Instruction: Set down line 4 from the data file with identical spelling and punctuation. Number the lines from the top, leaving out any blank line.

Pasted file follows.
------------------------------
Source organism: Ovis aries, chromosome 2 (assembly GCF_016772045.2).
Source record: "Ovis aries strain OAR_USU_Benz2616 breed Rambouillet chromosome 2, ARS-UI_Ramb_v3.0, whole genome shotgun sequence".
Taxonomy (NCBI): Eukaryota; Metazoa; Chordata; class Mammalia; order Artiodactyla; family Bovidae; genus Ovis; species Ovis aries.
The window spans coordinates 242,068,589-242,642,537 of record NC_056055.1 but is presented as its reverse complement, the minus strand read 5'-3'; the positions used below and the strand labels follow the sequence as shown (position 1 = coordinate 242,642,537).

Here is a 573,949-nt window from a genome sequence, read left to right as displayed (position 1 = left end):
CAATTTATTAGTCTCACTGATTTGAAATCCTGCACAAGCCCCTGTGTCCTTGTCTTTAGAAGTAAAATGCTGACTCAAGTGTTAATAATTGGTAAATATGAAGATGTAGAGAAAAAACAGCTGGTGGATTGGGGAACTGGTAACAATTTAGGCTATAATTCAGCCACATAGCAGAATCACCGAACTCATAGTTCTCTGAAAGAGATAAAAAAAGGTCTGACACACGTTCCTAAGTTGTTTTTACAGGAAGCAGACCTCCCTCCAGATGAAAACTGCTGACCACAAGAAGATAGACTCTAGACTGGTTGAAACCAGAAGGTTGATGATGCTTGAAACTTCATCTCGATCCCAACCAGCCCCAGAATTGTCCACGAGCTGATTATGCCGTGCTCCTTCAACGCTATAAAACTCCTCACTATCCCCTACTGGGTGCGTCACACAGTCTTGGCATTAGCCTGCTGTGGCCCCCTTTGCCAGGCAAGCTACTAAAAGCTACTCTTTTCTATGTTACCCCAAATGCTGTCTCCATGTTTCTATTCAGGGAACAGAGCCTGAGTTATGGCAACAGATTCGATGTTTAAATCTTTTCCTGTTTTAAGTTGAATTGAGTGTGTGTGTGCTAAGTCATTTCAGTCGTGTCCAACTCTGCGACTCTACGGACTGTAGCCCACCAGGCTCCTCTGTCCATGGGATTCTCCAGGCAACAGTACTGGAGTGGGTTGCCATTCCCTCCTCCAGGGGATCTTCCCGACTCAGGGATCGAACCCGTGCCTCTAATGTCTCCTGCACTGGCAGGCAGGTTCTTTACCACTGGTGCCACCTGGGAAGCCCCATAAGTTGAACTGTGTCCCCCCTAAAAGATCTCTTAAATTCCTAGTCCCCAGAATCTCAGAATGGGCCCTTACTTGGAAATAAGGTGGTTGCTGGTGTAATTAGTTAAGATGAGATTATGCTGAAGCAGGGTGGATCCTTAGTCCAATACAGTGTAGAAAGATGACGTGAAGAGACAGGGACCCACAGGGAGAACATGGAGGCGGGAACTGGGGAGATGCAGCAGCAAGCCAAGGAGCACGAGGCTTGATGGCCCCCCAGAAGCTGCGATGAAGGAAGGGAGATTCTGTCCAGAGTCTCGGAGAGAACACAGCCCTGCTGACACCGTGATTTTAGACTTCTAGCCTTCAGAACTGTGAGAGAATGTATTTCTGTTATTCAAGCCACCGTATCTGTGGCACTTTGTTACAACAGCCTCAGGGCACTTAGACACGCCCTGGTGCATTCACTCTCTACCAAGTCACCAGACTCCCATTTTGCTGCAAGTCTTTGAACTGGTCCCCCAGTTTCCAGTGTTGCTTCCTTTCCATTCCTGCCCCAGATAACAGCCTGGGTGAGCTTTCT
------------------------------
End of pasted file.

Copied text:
The window spans coordinates 242,068,589-242,642,537 of record NC_056055.1 but is presented as its reverse complement, the minus strand read 5'-3'; the positions used below and the strand labels follow the sequence as shown (position 1 = coordinate 242,642,537).